Adipose tissue dysfunctional behavior, often seen in obesity, has been widely appreciated as a major cause underlying cancer [4]. The prostate has a capsular-like structure and is surrounded by adipose tissue. Frequently, prostate tumor cells infiltrate the periprostatic (PP) fat pad by transposing or infiltrating the capsule [5], resulting in immediate proximity to adipose tissue. Once cancer cells extend beyond the capsule, the PP adipose tissue-secreted factors, extracellular matrix components or direct cell-cell contact may influence the phenotypic behavior of malignant cells. In fact, recent findings in PP adipose tissue showed that tumor-derived factors influence its metabolic activity profile, and that increased local production of adipokines and PP fat thickness were associated with prostate cancer aggressiveness [6-9]. Furthermore, while the PP adipose tissue gene expression profile is currently unknown, it is well established that adipose tissue from distinct anatomical origins and obesity status has specific gene expression signatures [10,11]. Knowledge of the PP adipose tissue genomic profile may uncover molecules and mechanisms linked either with obesity or prostate cancer that can influence prostate cancer progression.

In this study, we aimed to determine the spectrum of genes differentially expressed in PP adipose tissue as well as relevant functional clustering, in order to evaluate the influence of obesity/overweight (OB/OW) on prostate cancer and vice versa.

Methods

Patients

Patients scheduled for retropubic radical prostatectomy or partial open prostatectomy between May and October 2009, without major co-morbidities, were included in this study after they gave informed consent. Inclusion criteria were age (45 to 75 years) and absence of previous prostatic treatments. Exclusion criteria were: diabetes, family history of prostate cancer, transvesical partial open prostatectomy, other primary malignancies, or pharmacological treatment with drugs that may modify adipose tissue gene expression (for example, anti-dislipidemics or anti-diabetics).

Anterior-lateral samples of PP adipose tissue were collected during surgery. Adipose tissue samples were immediately sectioned, cleaned and rinsed with pre-warmed PBS and immersed in RNAlater (Applied Biosystems, Foster City, CA, USA).

Eighteen patients participated in the study and were divided into three groups based on post-surgical diagnosis and pathologic analyses. Six patients with benign prostatic hyperplasia (BPH) and twelve with prostate cancer (six with pT1-T2, organ confined prostate cancer (OCPCa) and six with pT3-T4, extra-prostatic prostate cancer (EPCa)) met the criteria for inclusion in this study. In each prostatic disease group, three patients were lean (body mass index, BMI <25 kg/m2) and three were obese/overweight (OB/OW, BMI ≥25 kg/m2), resulting in overall nine lean and nine OB/OW. Participants' clinicopathological characteristics and serum PSA concentration at diagnosis were reviewed from clinical charts and are presented in Table 1. The project was approved, from an ethical and scientific standpoint, by the Ethical Committees responsible for research at all institutions, namely the Portuguese Institute of Oncology, Porto Hospital Centre and Porto Military Hospital in Portugal, as well as that of the Clínica Universidad de Navarra in Spain. All reported investigations were carried out in accordance with the principles of the Declaration of Helsinki as revised in 2008.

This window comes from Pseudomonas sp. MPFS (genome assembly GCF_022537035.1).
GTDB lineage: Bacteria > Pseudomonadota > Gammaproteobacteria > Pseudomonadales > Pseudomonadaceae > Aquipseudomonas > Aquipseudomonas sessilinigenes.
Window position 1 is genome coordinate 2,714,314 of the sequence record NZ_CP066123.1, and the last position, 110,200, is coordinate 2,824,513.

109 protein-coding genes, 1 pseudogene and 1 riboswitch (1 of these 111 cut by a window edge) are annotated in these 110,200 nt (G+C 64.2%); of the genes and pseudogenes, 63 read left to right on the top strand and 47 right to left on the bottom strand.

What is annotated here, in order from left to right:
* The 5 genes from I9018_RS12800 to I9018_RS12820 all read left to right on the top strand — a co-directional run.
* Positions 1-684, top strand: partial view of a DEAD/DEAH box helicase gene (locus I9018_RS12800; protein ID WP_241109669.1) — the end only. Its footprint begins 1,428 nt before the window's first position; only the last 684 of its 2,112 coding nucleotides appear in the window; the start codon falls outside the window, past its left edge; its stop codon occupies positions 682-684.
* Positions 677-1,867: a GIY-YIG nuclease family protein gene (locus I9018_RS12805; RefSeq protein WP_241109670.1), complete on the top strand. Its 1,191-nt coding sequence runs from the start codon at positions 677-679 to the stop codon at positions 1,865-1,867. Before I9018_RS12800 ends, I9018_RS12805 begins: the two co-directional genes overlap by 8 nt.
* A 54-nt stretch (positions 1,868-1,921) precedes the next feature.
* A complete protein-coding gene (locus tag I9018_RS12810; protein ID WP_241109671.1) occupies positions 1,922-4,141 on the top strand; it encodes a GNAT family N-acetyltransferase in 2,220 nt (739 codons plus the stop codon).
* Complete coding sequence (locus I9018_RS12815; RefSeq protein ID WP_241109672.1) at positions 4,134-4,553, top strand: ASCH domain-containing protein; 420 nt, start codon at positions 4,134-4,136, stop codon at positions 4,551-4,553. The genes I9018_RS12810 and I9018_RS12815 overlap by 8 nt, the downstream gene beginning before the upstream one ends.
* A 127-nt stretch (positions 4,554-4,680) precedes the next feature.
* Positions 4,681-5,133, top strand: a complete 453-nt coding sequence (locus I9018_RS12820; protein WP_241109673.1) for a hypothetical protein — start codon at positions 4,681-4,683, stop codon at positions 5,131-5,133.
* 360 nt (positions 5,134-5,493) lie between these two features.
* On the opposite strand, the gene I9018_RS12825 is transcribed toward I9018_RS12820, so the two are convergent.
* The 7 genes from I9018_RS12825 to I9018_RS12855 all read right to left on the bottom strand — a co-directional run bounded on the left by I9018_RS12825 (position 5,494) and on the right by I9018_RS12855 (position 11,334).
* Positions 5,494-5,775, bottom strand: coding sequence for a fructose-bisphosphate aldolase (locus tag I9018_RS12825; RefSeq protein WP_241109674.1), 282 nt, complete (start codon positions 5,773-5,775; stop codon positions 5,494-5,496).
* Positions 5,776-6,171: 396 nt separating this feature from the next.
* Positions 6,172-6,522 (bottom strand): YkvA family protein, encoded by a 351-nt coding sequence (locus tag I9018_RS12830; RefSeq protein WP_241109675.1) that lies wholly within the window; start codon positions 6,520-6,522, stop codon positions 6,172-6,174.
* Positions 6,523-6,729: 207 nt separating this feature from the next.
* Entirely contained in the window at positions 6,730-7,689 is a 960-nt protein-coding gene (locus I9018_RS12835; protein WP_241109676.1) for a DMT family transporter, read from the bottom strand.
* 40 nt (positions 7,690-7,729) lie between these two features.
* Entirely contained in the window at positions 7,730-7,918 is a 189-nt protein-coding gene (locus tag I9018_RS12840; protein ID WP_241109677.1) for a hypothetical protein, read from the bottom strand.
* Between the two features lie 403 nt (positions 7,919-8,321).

Table 1. Characteristics of participants included in the study

RNA extraction, microarray hybridization and data processing

Total RNA was extracted from PP adipose tissue samples after homogenization with an ULTRA-TURRAX T25 basic (IKA Werke GmbH, Staufen, Germany) in QIAzol reagent (Qiagen, Valencia, CA, USA) and purified through columns (RNeasy Lipid Tissue Mini kit, Qiagen) with DNase I treatment (RNase-free DNase set, Qiagen). Integrity and purity of RNA were assessed by on-chip electrophoresis using Experion (BioRad, Hercules, CA, USA).

From 1 µg total RNA, cDNA and biotin-labeled antisense cRNA were obtained and hybridized to a high-density oligonucleotide human genome array HG-U133 Plus 2.0 Affymetrix GeneChip Arrays (Affymetrix, Santa Clara, CA, USA). Background correction and normalization were done using a robust multi-array average algorithm [12]. Calculation of fold change values was performed using the lean and the non-cancer or OCPCa as reference. We used Linear Models for Microarray Data [13] to identify differentially expressed genes. Briefly, it starts by fitting a linear model for each gene in the data; then an empirical Bayes method is used to moderate the standard errors for estimating the moderated t-statistics for each gene, which shrinks the standard errors towards a common value. This test is similar to a t-test method for each probe except that the residual standard deviations are moderated across genes to ensure a more stable inference for each gene. The moderated standard deviations are a compromise between the individual genewise standard deviations and an overall pooled standard deviation. We used False Discovery Rate [14] to evaluate the statistical significance of all genes.

Enrichment analysis using Ingenuity Pathway Analysis software